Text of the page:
A secret organization of dashing Englishmen in suits, or (in the eyes of everyone else besides Britain) a secret organization of spies, have taken a personal interest in everyday, super genius street thug Gary “Eggsy” Unwin.
The ever so elegantly spoken Colin Firth, who plays Harry Hart, wants to repay Eggsy’s late father for saving his life by introducing his son to the underground tailor shop, The Kingsman: the Secret Service. What Eggsy faces in the most dangerous job interview he’ll ever have can only be described as the heart pounding action that adrenaline junkies crave.
While on paper the film seems to be a remake of a James Bond film, Samuel L. Jackson as a caring, queasy-to-violence, hipster villain made this film top notch. It is rated with that big red ‘R’ that we were told to stay away from as young, innocent preteens, so “Kingsman” is not for the faint of heart. After watching the film, I couldn’t help but agree that it would make you squirm in your seat, shield your eyes with those makeshift finger guards, and then force you to cross your legs because of that 16-ounce ICEE you bought just to watch what was going to happen next.
When it came down to it, I thought that this comic book based film was able to compliment and offend everyone on the spectrum. From political choices and class status, “Kingsman” made a statement that ‘evil’ and ‘good’ can be anyone. In any classic action film, the ‘bad guys’ would always fall under a stereotype. The villains were German for Bruce Willis or Nazis for Harrison Ford, and Hydra happened to be German with a touch of Swedish for Chris Evans.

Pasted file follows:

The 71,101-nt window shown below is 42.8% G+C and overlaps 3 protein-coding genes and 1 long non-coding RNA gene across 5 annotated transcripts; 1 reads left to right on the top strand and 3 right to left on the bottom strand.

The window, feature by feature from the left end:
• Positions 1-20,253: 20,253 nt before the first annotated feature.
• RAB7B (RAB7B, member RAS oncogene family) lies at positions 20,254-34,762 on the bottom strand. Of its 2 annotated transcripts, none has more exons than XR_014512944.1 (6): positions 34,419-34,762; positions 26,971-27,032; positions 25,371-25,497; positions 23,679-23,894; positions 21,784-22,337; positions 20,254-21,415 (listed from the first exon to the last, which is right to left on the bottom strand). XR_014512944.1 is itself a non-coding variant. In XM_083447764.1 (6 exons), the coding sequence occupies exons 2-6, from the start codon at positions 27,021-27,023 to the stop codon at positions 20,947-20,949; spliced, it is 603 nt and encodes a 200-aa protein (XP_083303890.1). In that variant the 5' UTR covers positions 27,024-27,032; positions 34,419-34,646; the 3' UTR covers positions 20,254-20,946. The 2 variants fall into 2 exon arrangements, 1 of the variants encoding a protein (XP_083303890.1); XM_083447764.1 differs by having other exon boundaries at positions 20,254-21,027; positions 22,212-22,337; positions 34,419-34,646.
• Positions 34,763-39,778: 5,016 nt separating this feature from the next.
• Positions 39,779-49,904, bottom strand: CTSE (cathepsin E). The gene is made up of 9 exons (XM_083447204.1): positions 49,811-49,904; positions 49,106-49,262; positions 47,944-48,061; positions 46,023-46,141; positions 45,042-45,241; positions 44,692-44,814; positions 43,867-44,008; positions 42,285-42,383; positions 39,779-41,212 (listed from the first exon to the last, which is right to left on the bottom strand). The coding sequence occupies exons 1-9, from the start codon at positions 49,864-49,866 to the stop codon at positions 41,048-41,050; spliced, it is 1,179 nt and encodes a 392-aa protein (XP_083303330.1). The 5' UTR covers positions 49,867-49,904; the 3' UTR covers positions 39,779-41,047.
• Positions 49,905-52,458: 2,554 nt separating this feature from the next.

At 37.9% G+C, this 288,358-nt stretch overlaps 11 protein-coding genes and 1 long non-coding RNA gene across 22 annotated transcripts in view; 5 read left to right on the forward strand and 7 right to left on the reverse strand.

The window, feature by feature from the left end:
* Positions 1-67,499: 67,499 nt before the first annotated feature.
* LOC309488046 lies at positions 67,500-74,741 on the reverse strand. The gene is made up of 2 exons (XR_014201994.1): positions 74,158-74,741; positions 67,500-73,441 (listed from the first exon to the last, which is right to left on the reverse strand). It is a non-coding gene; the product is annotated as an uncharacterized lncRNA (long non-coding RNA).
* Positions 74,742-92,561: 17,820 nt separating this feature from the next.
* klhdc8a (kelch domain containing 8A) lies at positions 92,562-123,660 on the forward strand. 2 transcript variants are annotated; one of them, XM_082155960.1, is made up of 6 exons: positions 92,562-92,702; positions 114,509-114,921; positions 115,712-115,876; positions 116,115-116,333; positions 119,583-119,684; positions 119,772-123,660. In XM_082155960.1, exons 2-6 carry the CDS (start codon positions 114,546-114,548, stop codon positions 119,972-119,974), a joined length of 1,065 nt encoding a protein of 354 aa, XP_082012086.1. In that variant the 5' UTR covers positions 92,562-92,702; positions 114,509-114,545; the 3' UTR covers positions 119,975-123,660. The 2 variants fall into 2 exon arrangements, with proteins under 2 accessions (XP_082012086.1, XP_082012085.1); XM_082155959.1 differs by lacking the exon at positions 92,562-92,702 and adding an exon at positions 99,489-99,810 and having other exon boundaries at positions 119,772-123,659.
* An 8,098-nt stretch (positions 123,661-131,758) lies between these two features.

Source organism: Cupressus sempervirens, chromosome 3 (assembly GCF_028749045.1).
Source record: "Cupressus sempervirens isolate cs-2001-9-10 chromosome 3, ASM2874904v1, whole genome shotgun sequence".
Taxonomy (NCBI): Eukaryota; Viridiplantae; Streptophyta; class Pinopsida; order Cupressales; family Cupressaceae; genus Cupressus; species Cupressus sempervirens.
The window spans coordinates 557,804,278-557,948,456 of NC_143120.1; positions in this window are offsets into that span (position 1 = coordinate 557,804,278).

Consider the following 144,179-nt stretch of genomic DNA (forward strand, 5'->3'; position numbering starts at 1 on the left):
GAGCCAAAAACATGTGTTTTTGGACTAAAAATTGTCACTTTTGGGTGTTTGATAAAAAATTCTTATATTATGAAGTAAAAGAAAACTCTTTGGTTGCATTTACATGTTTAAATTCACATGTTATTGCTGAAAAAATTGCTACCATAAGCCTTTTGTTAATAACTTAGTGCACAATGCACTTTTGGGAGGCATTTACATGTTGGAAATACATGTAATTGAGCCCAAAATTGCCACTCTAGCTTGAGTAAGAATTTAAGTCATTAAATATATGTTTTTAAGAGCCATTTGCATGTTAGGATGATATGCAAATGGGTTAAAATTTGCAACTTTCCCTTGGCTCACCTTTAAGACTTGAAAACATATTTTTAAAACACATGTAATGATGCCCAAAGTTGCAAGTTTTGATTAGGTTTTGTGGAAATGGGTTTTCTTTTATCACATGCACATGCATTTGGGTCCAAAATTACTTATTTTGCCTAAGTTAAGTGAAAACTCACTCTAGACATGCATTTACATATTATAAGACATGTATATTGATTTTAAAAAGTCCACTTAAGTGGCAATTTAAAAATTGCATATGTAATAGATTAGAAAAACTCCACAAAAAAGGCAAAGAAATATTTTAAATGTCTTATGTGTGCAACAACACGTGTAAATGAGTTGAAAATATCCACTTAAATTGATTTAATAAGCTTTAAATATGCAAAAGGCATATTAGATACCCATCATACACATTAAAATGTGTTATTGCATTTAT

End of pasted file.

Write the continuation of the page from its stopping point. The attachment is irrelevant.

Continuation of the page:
However, Kingsman managed to create the villain, Valentine (Jackson), who was extremely likeable and even somewhat more enjoyable that the normal British charm associated with Mark Strong, Colin Firth, and Michael Caine.
Valentine wanted to save the planet from destruction. He didn’t want money, he didn’t want to rule the world, and he didn’t want to watch it burn. Valentine was desperate to save the world. “The world is sick, and humanity is the virus.”
He took care of people, he liked people, but he also wanted people to die. I thought that this was screaming ‘God complex,’ and in a way it was; however, he didn’t have the usual narcissism that accompanied the ‘God complex’ of most super villains.
When he chose someone to protect from his master plan, it was based on how they would help the world and the innocence he thought they would bring to the new age.
I’m not stating that we should all find a mass executioner to install chips in our electronics that would turn us all into evil murderous dogs, but if I could listen to anyone before he killed me off, I would vote for Samuel L. Jackson.